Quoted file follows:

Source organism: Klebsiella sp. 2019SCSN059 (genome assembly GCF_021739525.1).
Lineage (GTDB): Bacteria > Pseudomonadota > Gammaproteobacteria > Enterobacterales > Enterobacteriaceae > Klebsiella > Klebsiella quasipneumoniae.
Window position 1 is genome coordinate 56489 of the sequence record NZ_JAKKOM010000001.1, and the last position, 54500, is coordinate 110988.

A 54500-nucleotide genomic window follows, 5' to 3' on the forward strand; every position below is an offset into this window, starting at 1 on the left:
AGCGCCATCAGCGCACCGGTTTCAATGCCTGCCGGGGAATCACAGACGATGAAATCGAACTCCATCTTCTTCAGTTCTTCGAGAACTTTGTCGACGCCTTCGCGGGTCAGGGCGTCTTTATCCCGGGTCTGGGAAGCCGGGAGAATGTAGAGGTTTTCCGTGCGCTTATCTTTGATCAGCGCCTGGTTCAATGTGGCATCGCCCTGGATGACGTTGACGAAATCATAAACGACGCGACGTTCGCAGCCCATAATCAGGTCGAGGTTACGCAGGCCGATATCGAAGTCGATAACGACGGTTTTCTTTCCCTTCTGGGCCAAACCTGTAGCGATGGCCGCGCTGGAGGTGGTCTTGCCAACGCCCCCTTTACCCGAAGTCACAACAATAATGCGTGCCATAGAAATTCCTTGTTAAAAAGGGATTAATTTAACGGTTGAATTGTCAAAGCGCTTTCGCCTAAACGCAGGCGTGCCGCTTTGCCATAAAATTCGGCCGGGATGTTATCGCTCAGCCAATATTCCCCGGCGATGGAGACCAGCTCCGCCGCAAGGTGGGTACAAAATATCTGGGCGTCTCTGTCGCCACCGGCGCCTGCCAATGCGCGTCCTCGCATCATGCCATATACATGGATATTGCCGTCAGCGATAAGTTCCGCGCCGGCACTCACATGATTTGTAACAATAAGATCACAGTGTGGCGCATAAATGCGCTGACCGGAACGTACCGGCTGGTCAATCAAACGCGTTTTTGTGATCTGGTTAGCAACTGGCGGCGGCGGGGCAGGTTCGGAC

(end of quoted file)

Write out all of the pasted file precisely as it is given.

Source organism: Klebsiella sp. 2019SCSN059 (genome assembly GCF_021739525.1).
Lineage (GTDB): Bacteria > Pseudomonadota > Gammaproteobacteria > Enterobacterales > Enterobacteriaceae > Klebsiella > Klebsiella quasipneumoniae.
Window position 1 is genome coordinate 56489 of the sequence record NZ_JAKKOM010000001.1, and the last position, 54500, is coordinate 110988.

A 54500-nucleotide genomic window follows, 5' to 3' on the forward strand; every position below is an offset into this window, starting at 1 on the left:
AGCGCCATCAGCGCACCGGTTTCAATGCCTGCCGGGGAATCACAGACGATGAAATCGAACTCCATCTTCTTCAGTTCTTCGAGAACTTTGTCGACGCCTTCGCGGGTCAGGGCGTCTTTATCCCGGGTCTGGGAAGCCGGGAGAATGTAGAGGTTTTCCGTGCGCTTATCTTTGATCAGCGCCTGGTTCAATGTGGCATCGCCCTGGATGACGTTGACGAAATCATAAACGACGCGACGTTCGCAGCCCATAATCAGGTCGAGGTTACGCAGGCCGATATCGAAGTCGATAACGACGGTTTTCTTTCCCTTCTGGGCCAAACCTGTAGCGATGGCCGCGCTGGAGGTGGTCTTGCCAACGCCCCCTTTACCCGAAGTCACAACAATAATGCGTGCCATAGAAATTCCTTGTTAAAAAGGGATTAATTTAACGGTTGAATTGTCAAAGCGCTTTCGCCTAAACGCAGGCGTGCCGCTTTGCCATAAAATTCGGCCGGGATGTTATCGCTCAGCCAATATTCCCCGGCGATGGAGACCAGCTCCGCCGCAAGGTGGGTACAAAATATCTGGGCGTCTCTGTCGCCACCGGCGCCTGCCAATGCGCGTCCTCGCATCATGCCATATACATGGATATTGCCGTCAGCGATAAGTTCCGCGCCGGCACTCACATGATTTGTAACAATAAGATCACAGTGTGGCGCATAAATGCGCTGACCGGAACGTACCGGCTGGTCAATCAAACGCGTTTTTGTGATCTGGTTAGCAACTGGCGGCGGCGGGGCAGGTTCGGAC